"Du trägst meinen Fisch."

Translation:You are carrying my fish.

January 20, 2014

120 Comments


https://www.duolingo.com/profile/DaniHaywood

Haha! I forgot that "tragen" can mean carry as well as "wear", at first I was thinking, "You're wearing my fish."?!

January 20, 2014

https://www.duolingo.com/profile/pilato82

I Did! 5 minutes ago a bear was wearing dresses, I thought it was possible

April 8, 2014

https://www.duolingo.com/profile/Lara-Anne

I'm Afrikaans and wear and carry is also the same word, so it's really easy for me to learn German

October 2, 2014

https://www.duolingo.com/profile/Siren964

Same in Russian.

August 6, 2017

https://www.duolingo.com/profile/urshadow

It's like that in Latvian too.

October 10, 2014

https://www.duolingo.com/profile/Robert_Andersson

In swedish too, trough I stupidly translated the sentence as "You are wearing a fish".

January 4, 2016

https://www.duolingo.com/profile/LindaB_Duolingo

Not so silly! If Lady Gaga can wear a meat dress, why not a fish? :)

January 14, 2016

https://www.duolingo.com/profile/LeoBlackma3

Or a fish Halloween costume? Or a play?

January 2, 2019

https://www.duolingo.com/profile/xyphax

and in Italian.

November 22, 2015

https://www.duolingo.com/profile/Quarkenger

In Spanish as well, maybe English is actually the odd one out.

March 30, 2018

https://www.duolingo.com/profile/Marina656224

In Bulgarian too

October 31, 2018

https://www.duolingo.com/profile/SalvarezLugo

It's not exactly the same in Mexican Spanish

December 1, 2018

https://www.duolingo.com/profile/Ada335790

In Igbo the words are different.

April 5, 2019

https://www.duolingo.com/profile/Guruchakra

cool story bro

November 11, 2015

https://www.duolingo.com/profile/kschmitt25

me too I almost wrote that in till I said it out loud

January 23, 2014

https://www.duolingo.com/profile/LysolPione

Yeah, I was totally confused for a second there.

April 1, 2014

https://www.duolingo.com/profile/maor074

I tought it was another joke of dou

March 1, 2015

https://www.duolingo.com/profile/PgnTab

For a second i thought Duo got wild again and was saying you are wearing my fish.. Lol

February 15, 2016

https://www.duolingo.com/profile/richardbk

Should be able to wear your fish if they want to!

November 19, 2014

https://www.duolingo.com/profile/vladi9113

Me too xd

April 17, 2014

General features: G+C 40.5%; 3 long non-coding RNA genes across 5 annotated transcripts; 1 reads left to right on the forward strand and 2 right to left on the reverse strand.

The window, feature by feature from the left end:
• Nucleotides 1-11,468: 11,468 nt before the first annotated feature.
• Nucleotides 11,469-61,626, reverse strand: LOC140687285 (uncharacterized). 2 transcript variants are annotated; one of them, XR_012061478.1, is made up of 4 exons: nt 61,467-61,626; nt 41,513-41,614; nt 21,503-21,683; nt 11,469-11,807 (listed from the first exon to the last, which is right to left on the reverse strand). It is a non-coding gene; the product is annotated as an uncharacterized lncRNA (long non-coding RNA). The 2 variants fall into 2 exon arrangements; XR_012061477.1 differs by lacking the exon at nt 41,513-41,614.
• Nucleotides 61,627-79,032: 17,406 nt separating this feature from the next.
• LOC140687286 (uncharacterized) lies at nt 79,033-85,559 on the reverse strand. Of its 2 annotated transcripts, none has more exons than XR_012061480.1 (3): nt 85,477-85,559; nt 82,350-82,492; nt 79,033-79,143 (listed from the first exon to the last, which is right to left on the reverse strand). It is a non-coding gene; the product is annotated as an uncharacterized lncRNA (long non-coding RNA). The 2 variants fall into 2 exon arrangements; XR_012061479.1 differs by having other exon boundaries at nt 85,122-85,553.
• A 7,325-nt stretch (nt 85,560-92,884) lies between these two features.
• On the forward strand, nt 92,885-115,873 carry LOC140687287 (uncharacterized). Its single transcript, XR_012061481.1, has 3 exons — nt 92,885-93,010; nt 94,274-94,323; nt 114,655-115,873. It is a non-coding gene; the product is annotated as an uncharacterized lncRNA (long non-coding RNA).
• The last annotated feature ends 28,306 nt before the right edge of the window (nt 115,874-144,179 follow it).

https://www.duolingo.com/profile/platinakuka

Me too XD

June 16, 2014

https://www.duolingo.com/profile/Rorschach7697

but how do you which is which?

February 19, 2016

https://www.duolingo.com/profile/KatMcNamara

Context.

August 18, 2016

https://www.duolingo.com/profile/SalomeLaLa

... But given that bears regularly wear dresses in Duolingo world, I fear that context is not necessarily a help here ;)

October 9, 2018

https://www.duolingo.com/profile/JMsAuntie

Same thing here. "Wear" and "carry" are the same in some other languages I know as well...but it still totally caught me off guard...and made me giggle.

March 18, 2015

https://www.duolingo.com/profile/VladimrCingel

I was thinking like... it's odd but why not. One can wear a fish dress... It's 21st century and I can't keep up with the fashion trends for sure

December 10, 2018

https://www.duolingo.com/profile/Steve32837

It is possible for that to happen. If you're talking to someone who is wearing your fish, that's what you would say.

January 23, 2019

https://www.duolingo.com/profile/zgrda

Lool same here listened like 10 times

February 15, 2015

https://www.duolingo.com/profile/Rorschach7697

me too

February 19, 2016

https://www.duolingo.com/profile/sabby1388

same hahahahaa

September 24, 2018

https://www.duolingo.com/profile/LadyClaire21

Ha me too

June 15, 2019

https://www.duolingo.com/profile/JohanShiju

Same

June 4, 2019

https://www.duolingo.com/profile/Markus541160

No it's your carrying my fish

November 16, 2017

https://www.duolingo.com/profile/CheeseballCat123

Lolz me too

July 10, 2014

https://www.duolingo.com/profile/KartikAdhia

i too thought so :O

November 25, 2015

https://www.duolingo.com/profile/veganpanda

I only knew "trägst" as wearing, had no clue it meant carry too :(

January 25, 2014

https://www.duolingo.com/profile/IceKreamKuhn

Wasn't introduced previously, I was confused too haha. It's the same in Spanish, incidentally (tragen in German = llevar in Spanish = to wear, to carry).

January 26, 2014

https://www.duolingo.com/profile/DaniHaywood

It's the same in French too! Porter = to wear/carry. It's funny when there are such clear links between European languages but that don't exist in English.

January 27, 2014

https://www.duolingo.com/profile/yupsi

It's also the same in Russian. Clearly this goes beyond one continent :-)

February 18, 2014

https://www.duolingo.com/profile/discen.tiago

Portuguese has "portar", but nowadays it's "wearing" sense is nearly completely dead and we just use "vestir".

Still fun to throw in a "portar" every once in a while and see people struggling to make sense of it XD

April 19, 2014

https://www.duolingo.com/profile/dragzish

True. Serbian also - nositi has both meanings

June 26, 2014

https://www.duolingo.com/profile/veganpanda

True, here in the UK "wear" and "carry" are 2 separate words :)

February 6, 2014

https://www.duolingo.com/profile/reconnoisance

Is the same in Catalan Portar =to wear/carry

August 1, 2015

https://www.duolingo.com/profile/itaShadd

Italian as well, though its "wear" sense is a bit uncommon now, except in literature.

December 5, 2015

https://www.duolingo.com/profile/mewsgirl

It makes sense. We do carry our clothing- just not in our hands.

February 6, 2014

https://www.duolingo.com/profile/tirlea.ionut

It is the same in Romanian too : a purta = to wear,to carry :)))

February 19, 2014

https://www.duolingo.com/profile/newdoc

Me, too...

May 3, 2014

https://www.duolingo.com/profile/dragzish

Can't you click on the word and check?

June 26, 2014

https://www.duolingo.com/profile/LeoBlackma3

Yes but if you have only ever seen the word as "to wear", why would you need to? You don't often feel the need to check the words you know.

January 2, 2019

https://www.duolingo.com/profile/PatrickSte10583

And Duolingo is famous for bears drinking beer and wearing dresses, why not a fish.

April 3, 2019

https://www.duolingo.com/profile/OloladeAja

This was me lol

December 8, 2018

https://www.duolingo.com/profile/joadventuregirl